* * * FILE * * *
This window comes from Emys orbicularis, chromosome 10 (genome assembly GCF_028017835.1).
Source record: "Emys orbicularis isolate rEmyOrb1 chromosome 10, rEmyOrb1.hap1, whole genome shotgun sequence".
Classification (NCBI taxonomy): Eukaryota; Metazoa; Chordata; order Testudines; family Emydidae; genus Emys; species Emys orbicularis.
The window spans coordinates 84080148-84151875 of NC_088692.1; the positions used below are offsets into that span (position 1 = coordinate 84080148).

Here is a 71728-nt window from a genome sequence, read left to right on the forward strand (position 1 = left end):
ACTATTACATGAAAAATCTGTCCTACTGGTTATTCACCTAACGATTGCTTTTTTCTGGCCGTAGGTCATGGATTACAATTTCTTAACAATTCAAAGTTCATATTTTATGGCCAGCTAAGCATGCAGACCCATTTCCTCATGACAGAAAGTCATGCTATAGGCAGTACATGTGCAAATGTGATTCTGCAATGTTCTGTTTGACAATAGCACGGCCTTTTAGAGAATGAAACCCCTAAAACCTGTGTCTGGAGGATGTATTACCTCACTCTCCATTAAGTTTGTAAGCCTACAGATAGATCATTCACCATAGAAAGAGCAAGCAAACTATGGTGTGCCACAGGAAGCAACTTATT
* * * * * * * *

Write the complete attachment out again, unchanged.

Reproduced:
This window comes from Emys orbicularis, chromosome 10 (genome assembly GCF_028017835.1).
Source record: "Emys orbicularis isolate rEmyOrb1 chromosome 10, rEmyOrb1.hap1, whole genome shotgun sequence".
Classification (NCBI taxonomy): Eukaryota; Metazoa; Chordata; order Testudines; family Emydidae; genus Emys; species Emys orbicularis.
The window spans coordinates 84080148-84151875 of NC_088692.1; the positions used below are offsets into that span (position 1 = coordinate 84080148).

Here is a 71728-nt window from a genome sequence, read left to right on the forward strand (position 1 = left end):
ACTATTACATGAAAAATCTGTCCTACTGGTTATTCACCTAACGATTGCTTTTTTCTGGCCGTAGGTCATGGATTACAATTTCTTAACAATTCAAAGTTCATATTTTATGGCCAGCTAAGCATGCAGACCCATTTCCTCATGACAGAAAGTCATGCTATAGGCAGTACATGTGCAAATGTGATTCTGCAATGTTCTGTTTGACAATAGCACGGCCTTTTAGAGAATGAAACCCCTAAAACCTGTGTCTGGAGGATGTATTACCTCACTCTCCATTAAGTTTGTAAGCCTACAGATAGATCATTCACCATAGAAAGAGCAAGCAAACTATGGTGTGCCACAGGAAGCAACTTATT